During one semester, John served as an intern under George Michael, the host of the nationally syndicated Sports Machine and the lead sportscaster for Channel 4 in DC for over twenty years. There John learned to log videotape of every NASCAR crash and crazy golf shot for King George, who chain-smoked cigarettes as the lowly interns grinded away searching for bloopers. Though he was about to graduate with a degree in Mass Communications, John still didn't have a clue what he wanted to do after college, just like me and Eric.

Meanwhile, Jason was embarking on a bit of a collegiate odyssey. At the University of Richmond, Jason played basketball under Dick Tarrant, the winningest coach in Richmond history, who had just led the Spiders to the Sweet Sixteen the year before Jason's arrival. As a freshman, Jason struggled in the classroom ... that is, when he went to class. Before he knew it, he'd landed on academic probation with a 0.9 GPA his first semester. That didn't earn Jason points with Coach Tyrant, as he was known to many of the Spiders. Back surgery didn't help Jason's cause either, so he decided to leave the coach's doghouse after just one season to enroll at Grossmont College, a community college in El Cajon, California, just outside of San Diego.

Jason loved San Diego, and he prospered on the court, averaging fifteen points per game. But after a year away from his friends and family on the East Coast, Jason was itching to return. He wanted to play hoops at the University of Maryland, but he couldn't get in academically, so he settled on Salisbury State near Ocean City, Maryland.

At Salisbury, Jason hung up his high-tops when he discovered basketball practice was at five-thirty a.m. Sleep was more important. And so was partying. Instead of chasing his hoop dreams, Jason focused on broadcasting. He worked as a DJ spinning records for the SSU Café, and he became the sports director of the university radio station, WSUR. There he cohosted a show called Sports Wrap, a radio show that could only be heard via the local cable-access television feed. Little did he know that he'd be back on cable-access television before long.

After graduating from the University of Maryland in May of 1992, Eric and I both became full-time members of the "real world." It sucked! Eric got a job doing research at a home for the elderly, where he literally was counting footsteps. Meanwhile, I was confined to a cubicle working as a "document control coordinator" at BF Saul mortgage company. Sure it was a fancy title, but it was also a pathetic, mind-numbing job. After four years of college, I was making copies and checking for errors on loan applications, titles, and deeds.

During that first year after graduation, Eric and I still lived together. We shared a dilapidated house on Norwich Road just outside campus with four of our buddies. The hard part for us, particularly for me, was that none of the other four idiots had graduated on time. That meant they were still in full party mode. At least four nights a week, they were getting hammered and staying out until the wee hours of the night. To his credit, and probably because he had a girlfriend, Eric was usually responsible and didn't go out with the gang. He got to bed so he could wake up for work. Me, I wasn't so disciplined.

It got to the point that I just couldn't handle the college lifestyle anymore. That seven-thirty a.m. chime from my alarm clock came way too fast after a night out with the fellas. Even though my commute was just twenty minutes, I was struggling to get to work on time. And since I wasn't exactly flush with cash, I decided to move back home with my parents in Bowie.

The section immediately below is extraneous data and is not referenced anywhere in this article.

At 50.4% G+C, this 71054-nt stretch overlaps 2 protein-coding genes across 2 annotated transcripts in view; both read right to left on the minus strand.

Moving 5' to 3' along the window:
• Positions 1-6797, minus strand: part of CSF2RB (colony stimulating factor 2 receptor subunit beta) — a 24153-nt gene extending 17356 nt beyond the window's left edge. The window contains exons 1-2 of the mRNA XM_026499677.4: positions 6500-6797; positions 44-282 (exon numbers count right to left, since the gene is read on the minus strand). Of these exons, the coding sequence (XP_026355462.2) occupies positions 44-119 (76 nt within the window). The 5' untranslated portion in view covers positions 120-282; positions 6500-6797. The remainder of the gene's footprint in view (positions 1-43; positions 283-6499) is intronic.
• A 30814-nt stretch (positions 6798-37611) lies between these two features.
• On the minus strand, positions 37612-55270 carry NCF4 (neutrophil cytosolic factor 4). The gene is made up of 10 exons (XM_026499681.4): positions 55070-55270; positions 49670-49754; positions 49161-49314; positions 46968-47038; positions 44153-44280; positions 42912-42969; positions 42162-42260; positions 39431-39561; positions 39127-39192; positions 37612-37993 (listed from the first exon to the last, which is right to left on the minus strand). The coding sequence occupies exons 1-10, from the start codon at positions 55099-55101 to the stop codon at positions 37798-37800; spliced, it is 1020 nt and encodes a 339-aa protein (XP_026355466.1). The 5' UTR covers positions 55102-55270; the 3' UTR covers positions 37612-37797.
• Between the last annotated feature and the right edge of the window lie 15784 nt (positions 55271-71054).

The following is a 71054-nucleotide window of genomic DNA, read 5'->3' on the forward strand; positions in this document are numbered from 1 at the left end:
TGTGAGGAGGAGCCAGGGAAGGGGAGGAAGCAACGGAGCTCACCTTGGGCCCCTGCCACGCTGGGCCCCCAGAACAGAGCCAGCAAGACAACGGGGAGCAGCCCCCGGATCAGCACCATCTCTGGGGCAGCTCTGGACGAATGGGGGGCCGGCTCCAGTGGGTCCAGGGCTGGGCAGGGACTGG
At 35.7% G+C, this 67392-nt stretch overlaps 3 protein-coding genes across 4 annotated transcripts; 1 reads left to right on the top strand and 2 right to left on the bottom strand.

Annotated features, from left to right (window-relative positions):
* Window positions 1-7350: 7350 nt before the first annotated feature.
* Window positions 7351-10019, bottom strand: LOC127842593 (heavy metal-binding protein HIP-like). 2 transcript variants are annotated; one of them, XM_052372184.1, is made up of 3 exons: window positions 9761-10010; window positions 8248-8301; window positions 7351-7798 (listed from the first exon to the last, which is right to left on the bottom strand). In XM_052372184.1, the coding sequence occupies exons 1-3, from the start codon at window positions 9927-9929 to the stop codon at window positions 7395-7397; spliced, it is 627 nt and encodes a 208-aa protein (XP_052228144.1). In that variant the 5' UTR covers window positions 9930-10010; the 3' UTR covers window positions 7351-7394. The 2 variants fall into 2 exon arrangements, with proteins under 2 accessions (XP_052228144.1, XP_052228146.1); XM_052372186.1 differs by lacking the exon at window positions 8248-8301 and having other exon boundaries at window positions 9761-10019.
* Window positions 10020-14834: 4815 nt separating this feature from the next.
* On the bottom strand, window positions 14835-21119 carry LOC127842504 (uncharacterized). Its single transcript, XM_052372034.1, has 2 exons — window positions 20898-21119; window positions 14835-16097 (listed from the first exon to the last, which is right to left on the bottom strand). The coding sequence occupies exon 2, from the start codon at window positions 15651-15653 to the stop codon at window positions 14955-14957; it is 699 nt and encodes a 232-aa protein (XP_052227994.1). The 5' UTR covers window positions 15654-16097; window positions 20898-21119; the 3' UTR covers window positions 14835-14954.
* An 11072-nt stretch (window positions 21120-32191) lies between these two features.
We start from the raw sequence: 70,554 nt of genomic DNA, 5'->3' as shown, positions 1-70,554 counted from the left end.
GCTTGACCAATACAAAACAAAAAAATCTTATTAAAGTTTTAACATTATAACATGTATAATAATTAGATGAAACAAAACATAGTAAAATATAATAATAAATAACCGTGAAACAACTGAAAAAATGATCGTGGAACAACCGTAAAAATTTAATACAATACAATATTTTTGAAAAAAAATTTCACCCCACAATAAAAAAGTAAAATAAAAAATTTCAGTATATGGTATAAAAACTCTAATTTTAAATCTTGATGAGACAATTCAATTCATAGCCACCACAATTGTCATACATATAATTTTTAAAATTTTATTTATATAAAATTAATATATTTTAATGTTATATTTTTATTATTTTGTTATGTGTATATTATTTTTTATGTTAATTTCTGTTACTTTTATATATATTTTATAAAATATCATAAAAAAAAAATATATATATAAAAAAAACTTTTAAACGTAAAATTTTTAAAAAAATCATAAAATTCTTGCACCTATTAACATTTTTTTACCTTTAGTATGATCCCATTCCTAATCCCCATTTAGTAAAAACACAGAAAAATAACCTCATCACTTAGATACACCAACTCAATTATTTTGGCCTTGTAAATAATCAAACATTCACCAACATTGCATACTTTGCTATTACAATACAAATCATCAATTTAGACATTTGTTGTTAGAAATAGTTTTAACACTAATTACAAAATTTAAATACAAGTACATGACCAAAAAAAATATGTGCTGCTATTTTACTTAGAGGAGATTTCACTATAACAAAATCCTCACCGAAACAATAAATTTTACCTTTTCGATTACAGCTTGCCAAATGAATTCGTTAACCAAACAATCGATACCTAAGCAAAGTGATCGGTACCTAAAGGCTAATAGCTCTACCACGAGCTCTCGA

I had actually started to like my job a bit when I was promoted to the prestigious job of "loan closer." At times, I'd have to work long hours, but I didn't mind because I was making a whopping ten dollars of commission per loan. I felt like a high roller, baby!

Now when I went out with the fellas, I was actually willing to pick up the tab. And when I went to the ATM, I actually could take out more than twenty bucks. But I did still dread the daily dagger that was my drowsy drive into work each day.

On a typical morning, it would take me forty-five minutes to get from Bowie to Bethesda. Sometimes it would take over an hour. Every time, I was tired.

One morning, I decided to take a detour to avoid the congested Beltway traffic. That meant more traffic lights, but I should have been able to make better time. That is, if I hadn't fallen asleep at the wheel as I was slowing down for a red light. I smashed my 1990 Plymouth Laser right into the back of a Honda Accord. Thankfully there were no injuries, and the damage was minor, but I was so embarrassed. You think my boys didn't grill me? Of course they did. I was the butt of everyone's joke. Damn, I needed some sleep.

That accident was a bit of an awakening for me in more ways than one. I didn't know what I wanted to do, but after less than two years in the workforce, I knew I couldn't handle the real world anymore. I was tired of the cubicle. I was tired of the commute. And I was just plain tired.

That's why I took all the graduate school exams I could. I took the GMAT, the GRE, and the LSAT. In the end, I figured law school was the best fit. I was interested in politics and civil rights, and I had a penchant for arguing.

So in the fall of 1994, I enrolled at Temple Law School in Philadelphia. Temple was an upper-tier school known for trial advocacy, with one of the best moot-court teams in the country. It seemed like the perfect place for me. And unlike the other law schools I got into, including American University and Catholic University in nearby DC, I got a half-scholarship to Temple based on my Hispanic heritage. Since my mother, Lourdes Josefina Nieves, was Puerto Rican, I was able to save seven thousand dollars a year on tuition.